you know, and it's been a hard transition. And we went through the pandemic, right, everybody went through that. Yucky time, I caught myself gave that awful time. And we've all had to adjust. But some of us don't want to let go of the way we used to work. And I'm going to invite your listeners to let go. You have to let go to the way we used to do everything. Because that's what the valuable asset your employees who serve your customers want. And you guys are lucky all of you here lucky because we have new data from employees across the country. We just did a survey and they want they want to work remotely. 50% of them want to work remotely. And you know what 30% of them, if their bosses ask them to come back to the office full time, we'll quit and find another opportunity. And they can because you know what, gentlemen, there are 9.6 million open jobs, and 6 million people to fulfill those jobs. So the employees who serve your customers are in the driver's seat, and they're screaming from the mountaintops, let me have flexibility. Let me decide where I need to be when I need to be there and what I need to do. And trust me to get my work done. But you're not listening.Jason Feltman:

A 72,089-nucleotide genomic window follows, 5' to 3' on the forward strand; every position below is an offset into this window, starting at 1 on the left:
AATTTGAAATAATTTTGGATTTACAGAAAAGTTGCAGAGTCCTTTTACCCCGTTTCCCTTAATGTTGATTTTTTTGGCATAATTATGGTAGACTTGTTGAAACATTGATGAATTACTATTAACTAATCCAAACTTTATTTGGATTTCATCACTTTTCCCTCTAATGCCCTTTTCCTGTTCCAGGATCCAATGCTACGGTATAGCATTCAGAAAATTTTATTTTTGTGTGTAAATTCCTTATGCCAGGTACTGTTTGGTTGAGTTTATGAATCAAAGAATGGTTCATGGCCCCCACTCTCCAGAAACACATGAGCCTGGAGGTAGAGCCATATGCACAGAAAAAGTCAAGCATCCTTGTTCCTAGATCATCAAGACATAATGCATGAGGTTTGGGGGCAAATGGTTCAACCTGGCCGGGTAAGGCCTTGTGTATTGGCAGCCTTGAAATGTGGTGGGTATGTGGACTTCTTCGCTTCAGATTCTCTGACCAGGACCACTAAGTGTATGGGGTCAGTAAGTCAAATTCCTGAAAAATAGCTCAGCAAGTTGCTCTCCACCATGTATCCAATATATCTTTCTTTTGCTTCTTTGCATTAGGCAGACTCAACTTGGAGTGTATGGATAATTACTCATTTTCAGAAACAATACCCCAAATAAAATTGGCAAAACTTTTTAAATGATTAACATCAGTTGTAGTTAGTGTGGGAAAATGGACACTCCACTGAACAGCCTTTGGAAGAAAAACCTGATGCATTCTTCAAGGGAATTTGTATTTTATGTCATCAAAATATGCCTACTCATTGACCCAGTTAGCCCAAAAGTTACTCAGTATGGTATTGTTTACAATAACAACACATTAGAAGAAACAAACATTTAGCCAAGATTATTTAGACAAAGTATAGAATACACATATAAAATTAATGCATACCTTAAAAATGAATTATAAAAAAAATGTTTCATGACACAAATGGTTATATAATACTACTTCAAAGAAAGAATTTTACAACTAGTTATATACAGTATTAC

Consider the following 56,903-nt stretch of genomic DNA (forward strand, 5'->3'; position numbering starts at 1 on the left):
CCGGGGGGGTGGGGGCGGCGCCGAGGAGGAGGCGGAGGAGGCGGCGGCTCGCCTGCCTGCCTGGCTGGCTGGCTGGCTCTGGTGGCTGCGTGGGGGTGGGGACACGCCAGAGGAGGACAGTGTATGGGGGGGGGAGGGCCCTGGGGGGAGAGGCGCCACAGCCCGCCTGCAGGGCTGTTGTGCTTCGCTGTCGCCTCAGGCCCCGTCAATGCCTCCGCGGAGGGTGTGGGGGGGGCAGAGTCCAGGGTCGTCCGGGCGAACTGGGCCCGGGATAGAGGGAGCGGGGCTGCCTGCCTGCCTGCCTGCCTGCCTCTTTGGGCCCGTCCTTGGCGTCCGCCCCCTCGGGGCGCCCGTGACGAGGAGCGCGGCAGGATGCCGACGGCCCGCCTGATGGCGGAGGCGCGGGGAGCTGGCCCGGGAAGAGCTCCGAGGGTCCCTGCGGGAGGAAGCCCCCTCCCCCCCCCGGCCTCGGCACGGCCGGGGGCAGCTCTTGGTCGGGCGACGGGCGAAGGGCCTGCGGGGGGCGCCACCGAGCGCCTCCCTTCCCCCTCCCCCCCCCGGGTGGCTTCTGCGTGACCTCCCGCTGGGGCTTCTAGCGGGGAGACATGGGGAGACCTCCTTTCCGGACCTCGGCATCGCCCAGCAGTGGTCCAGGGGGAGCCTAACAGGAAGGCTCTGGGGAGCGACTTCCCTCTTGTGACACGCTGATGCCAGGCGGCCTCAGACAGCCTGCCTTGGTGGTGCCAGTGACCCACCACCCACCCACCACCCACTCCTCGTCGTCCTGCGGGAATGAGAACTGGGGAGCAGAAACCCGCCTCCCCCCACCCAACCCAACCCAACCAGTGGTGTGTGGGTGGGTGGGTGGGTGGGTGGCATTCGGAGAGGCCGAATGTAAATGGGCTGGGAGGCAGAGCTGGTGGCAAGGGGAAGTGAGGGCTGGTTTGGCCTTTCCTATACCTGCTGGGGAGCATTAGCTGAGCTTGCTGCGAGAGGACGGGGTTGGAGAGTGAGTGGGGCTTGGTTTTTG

It's so funny. We just had another guest on speaking of the same thing. And we revisited that thought of like when we went into 2020 it will well what was supposed to be a to two ways that we're going to be at home for two weeks. turned into something and that obviously lasted a long time but it changed behaviors and it's and it's it's to no fault of anyone. It's not to the faults of the like the agency owner or let's say business owners in general. Feel a little like, well, we've always had in job or in office work but It was because of this. But that changed, right like that change without them being able to make a decision. And same with. Same with employees, they got used to working at home. So it's not their fault. So now we're in the spot of like, how do we navigate both those things and make it a win win for everybody?Kathleen Quinn: